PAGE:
Primary human adult dermal fibroblasts (ATCC, Manassas, VA, cat. no. PCS-201-012) were expanded in fibroblast basal medium (ATCC cat. no. PCS-201-030) supplemented with fibroblast growth kit-serum-free (ATCC, cat. no. PCS-201-040) containing Penicillin-Streptomycin (10,000 U/mL) solution (Gibco/Life Technologies, Waltham, MA, cat. no. 15140122) at 37 °C in humidified chamber consisting of 95% air and 5% CO2. Human dermal microvascular endothelial cells (HMECs)50 were cultured in MCDB-131 medium (Gibco/Life Technologies, cat. no. 10372-019) supplemented with 10% FBS, 10 mM L-glutamine and 100 IU/mL penicillin and 0.1 mg/mL streptomycin.

In vitro nanoelectroporation was conducted via 3D Nanochannel Electroporation (NEP) as described previously51. Briefly, the cells were first grown to full confluency overnight on the 3D NEP device. Subsequently, a pulsed electric field was used to deliver control or miR-200b inhibitor (50 nM) into the cells. The cells were then harvested 24 h after miRNA delivery, placed in EBM-2 basal medium (Lonza, cat. no. CC-3156) supplemented with EGM-2 MV SingleQuot kit components (Lonza, cat. no. CC-414 Supplementary 7) and processed further for additional experiments.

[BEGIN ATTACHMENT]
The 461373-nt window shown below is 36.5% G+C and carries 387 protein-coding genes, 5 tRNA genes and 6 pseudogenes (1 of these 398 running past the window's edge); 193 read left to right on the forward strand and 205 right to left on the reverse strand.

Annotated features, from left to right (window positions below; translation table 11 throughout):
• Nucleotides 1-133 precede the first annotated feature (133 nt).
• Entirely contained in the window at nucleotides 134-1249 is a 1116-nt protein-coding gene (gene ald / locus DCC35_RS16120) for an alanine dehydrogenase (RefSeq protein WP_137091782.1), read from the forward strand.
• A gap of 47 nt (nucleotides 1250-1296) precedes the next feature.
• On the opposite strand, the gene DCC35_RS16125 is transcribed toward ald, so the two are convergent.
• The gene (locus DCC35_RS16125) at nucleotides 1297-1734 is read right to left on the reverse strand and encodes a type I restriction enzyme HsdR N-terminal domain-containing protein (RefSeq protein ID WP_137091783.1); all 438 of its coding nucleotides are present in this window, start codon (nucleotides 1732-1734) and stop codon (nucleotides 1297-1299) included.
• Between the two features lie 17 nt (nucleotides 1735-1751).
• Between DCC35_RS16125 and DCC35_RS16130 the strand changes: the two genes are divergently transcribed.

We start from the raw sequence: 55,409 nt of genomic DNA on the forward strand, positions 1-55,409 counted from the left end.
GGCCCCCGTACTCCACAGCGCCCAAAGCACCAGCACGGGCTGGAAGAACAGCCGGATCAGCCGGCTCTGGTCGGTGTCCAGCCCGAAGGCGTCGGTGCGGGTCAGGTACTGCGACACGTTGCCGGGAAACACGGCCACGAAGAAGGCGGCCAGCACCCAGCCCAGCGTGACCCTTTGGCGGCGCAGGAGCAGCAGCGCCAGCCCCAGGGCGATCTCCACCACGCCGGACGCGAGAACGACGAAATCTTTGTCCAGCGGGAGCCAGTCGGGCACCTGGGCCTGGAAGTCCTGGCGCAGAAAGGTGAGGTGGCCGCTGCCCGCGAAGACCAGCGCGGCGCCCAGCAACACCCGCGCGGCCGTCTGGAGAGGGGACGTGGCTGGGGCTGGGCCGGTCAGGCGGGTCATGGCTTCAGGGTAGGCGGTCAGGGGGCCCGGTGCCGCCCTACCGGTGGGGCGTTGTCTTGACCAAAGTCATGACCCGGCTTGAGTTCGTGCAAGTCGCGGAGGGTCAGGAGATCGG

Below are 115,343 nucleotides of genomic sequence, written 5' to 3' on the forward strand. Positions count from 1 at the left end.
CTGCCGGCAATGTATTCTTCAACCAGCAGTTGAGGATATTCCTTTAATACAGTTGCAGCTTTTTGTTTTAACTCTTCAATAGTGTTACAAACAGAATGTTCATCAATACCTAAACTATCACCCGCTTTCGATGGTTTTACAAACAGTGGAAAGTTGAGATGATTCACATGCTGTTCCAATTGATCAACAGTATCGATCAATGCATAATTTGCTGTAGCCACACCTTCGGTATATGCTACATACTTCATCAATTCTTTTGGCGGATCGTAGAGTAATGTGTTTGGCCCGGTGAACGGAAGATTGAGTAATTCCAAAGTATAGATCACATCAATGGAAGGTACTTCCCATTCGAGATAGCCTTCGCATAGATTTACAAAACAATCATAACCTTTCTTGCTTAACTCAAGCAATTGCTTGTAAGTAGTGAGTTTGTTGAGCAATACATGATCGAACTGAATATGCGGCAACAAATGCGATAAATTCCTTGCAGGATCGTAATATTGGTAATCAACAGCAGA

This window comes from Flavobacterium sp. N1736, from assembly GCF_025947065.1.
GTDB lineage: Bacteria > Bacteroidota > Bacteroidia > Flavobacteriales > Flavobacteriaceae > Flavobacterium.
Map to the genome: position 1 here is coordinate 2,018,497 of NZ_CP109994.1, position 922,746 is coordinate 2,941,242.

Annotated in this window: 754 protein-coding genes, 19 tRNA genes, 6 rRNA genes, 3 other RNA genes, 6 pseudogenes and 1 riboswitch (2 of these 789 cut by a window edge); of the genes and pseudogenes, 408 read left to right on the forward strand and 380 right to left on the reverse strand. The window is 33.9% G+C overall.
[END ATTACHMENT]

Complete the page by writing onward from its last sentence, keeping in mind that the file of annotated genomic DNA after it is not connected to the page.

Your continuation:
miR inhibitors/mimic and siRNA transfection

Cells were seeded in 12-well plate at density 0.1 × 106 cells/well in antibiotic free medium for 24 h prior to transfection. When the confluency was approximately 70%, transfection was achieved by liposome-mediated delivery of miR-200b inhibitor (100 nM) or miR-200b mimic (50 nM), or siRNA smart pool for human FLI1 (100 nM) using DharmaFECT 1 transfection reagent (GE Dharmacon) and OptiMEM serum-free medium (Invitrogen, Thermo Fisher Scientific, Waltham, MA)52,53. Samples were collected after 72 h of transfection for further experiments.

Flow cytometry sorting and analysis